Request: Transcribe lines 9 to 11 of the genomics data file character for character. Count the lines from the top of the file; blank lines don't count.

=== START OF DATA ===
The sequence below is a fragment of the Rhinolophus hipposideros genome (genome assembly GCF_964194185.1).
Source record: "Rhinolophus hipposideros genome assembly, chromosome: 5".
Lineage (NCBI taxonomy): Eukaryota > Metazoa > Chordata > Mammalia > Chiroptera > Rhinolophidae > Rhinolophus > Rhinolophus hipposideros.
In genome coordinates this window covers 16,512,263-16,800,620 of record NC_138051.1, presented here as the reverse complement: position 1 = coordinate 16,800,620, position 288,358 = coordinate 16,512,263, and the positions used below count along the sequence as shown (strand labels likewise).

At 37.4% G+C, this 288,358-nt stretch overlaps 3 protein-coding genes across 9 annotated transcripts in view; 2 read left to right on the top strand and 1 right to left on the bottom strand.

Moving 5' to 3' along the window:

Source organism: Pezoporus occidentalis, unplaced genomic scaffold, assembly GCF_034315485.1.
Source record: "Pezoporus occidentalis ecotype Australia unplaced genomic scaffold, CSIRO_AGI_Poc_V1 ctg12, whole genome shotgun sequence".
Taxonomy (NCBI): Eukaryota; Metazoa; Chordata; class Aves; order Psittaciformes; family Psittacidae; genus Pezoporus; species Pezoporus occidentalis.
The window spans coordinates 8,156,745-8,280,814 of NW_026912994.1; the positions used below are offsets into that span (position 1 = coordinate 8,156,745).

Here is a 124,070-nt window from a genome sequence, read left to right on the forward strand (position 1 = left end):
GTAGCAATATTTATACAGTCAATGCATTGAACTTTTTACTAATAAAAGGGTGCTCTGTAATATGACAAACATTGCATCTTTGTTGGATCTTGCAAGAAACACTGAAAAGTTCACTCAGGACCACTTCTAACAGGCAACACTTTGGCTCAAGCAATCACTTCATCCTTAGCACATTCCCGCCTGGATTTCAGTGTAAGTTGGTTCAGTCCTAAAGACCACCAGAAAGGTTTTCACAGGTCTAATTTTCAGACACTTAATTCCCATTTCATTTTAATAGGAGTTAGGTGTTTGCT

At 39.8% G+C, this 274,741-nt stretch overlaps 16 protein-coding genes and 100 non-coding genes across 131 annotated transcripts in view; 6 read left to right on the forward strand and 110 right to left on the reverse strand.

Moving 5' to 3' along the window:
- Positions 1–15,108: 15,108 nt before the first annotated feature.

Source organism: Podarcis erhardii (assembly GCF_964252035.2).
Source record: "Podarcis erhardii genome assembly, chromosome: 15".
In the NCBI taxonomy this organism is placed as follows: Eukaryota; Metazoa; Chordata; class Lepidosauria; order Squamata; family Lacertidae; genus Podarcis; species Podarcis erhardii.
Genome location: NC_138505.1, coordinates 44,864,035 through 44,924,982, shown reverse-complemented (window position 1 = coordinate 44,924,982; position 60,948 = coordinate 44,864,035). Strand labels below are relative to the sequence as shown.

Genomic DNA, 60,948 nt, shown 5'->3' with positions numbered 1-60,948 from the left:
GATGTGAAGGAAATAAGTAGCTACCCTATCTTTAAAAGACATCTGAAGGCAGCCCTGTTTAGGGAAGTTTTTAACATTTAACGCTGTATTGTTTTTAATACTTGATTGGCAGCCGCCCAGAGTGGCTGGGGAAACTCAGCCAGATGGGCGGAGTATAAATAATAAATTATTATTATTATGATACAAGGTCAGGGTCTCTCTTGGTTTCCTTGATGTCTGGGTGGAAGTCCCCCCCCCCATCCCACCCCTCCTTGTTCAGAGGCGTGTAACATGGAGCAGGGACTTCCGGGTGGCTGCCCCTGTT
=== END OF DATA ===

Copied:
Taxonomy (NCBI): Eukaryota; Metazoa; Chordata; class Aves; order Psittaciformes; family Psittacidae; genus Pezoporus; species Pezoporus occidentalis.
The window spans coordinates 8,156,745-8,280,814 of NW_026912994.1; the positions used below are offsets into that span (position 1 = coordinate 8,156,745).

Here is a 124,070-nt window from a genome sequence, read left to right on the forward strand (position 1 = left end):